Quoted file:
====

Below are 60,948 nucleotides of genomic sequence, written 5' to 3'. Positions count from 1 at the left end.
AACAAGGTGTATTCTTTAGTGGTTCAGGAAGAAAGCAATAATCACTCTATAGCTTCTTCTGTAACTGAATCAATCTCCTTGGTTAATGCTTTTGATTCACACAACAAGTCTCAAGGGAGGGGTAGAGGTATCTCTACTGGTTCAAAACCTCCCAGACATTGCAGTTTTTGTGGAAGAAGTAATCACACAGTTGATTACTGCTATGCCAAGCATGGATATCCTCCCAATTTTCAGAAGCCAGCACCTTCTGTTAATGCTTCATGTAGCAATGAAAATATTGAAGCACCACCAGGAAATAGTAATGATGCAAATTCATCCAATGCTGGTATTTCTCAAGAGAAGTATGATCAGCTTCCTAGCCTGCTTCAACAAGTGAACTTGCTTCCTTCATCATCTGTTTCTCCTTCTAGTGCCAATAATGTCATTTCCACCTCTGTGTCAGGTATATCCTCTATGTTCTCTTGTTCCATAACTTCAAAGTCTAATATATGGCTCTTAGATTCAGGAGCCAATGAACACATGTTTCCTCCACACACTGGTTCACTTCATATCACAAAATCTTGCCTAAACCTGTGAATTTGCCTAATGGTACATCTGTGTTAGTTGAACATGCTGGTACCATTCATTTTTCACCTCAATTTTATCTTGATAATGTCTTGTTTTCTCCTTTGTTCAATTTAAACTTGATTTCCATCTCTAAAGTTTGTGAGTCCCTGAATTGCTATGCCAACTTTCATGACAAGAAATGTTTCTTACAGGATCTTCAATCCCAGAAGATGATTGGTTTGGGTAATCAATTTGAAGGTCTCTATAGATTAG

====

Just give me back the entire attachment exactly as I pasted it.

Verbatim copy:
Below are 60,948 nucleotides of genomic sequence, written 5' to 3'. Positions count from 1 at the left end.
AACAAGGTGTATTCTTTAGTGGTTCAGGAAGAAAGCAATAATCACTCTATAGCTTCTTCTGTAACTGAATCAATCTCCTTGGTTAATGCTTTTGATTCACACAACAAGTCTCAAGGGAGGGGTAGAGGTATCTCTACTGGTTCAAAACCTCCCAGACATTGCAGTTTTTGTGGAAGAAGTAATCACACAGTTGATTACTGCTATGCCAAGCATGGATATCCTCCCAATTTTCAGAAGCCAGCACCTTCTGTTAATGCTTCATGTAGCAATGAAAATATTGAAGCACCACCAGGAAATAGTAATGATGCAAATTCATCCAATGCTGGTATTTCTCAAGAGAAGTATGATCAGCTTCCTAGCCTGCTTCAACAAGTGAACTTGCTTCCTTCATCATCTGTTTCTCCTTCTAGTGCCAATAATGTCATTTCCACCTCTGTGTCAGGTATATCCTCTATGTTCTCTTGTTCCATAACTTCAAAGTCTAATATATGGCTCTTAGATTCAGGAGCCAATGAACACATGTTTCCTCCACACACTGGTTCACTTCATATCACAAAATCTTGCCTAAACCTGTGAATTTGCCTAATGGTACATCTGTGTTAGTTGAACATGCTGGTACCATTCATTTTTCACCTCAATTTTATCTTGATAATGTCTTGTTTTCTCCTTTGTTCAATTTAAACTTGATTTCCATCTCTAAAGTTTGTGAGTCCCTGAATTGCTATGCCAACTTTCATGACAAGAAATGTTTCTTACAGGATCTTCAATCCCAGAAGATGATTGGTTTGGGTAATCAATTTGAAGGTCTCTATAGATTAG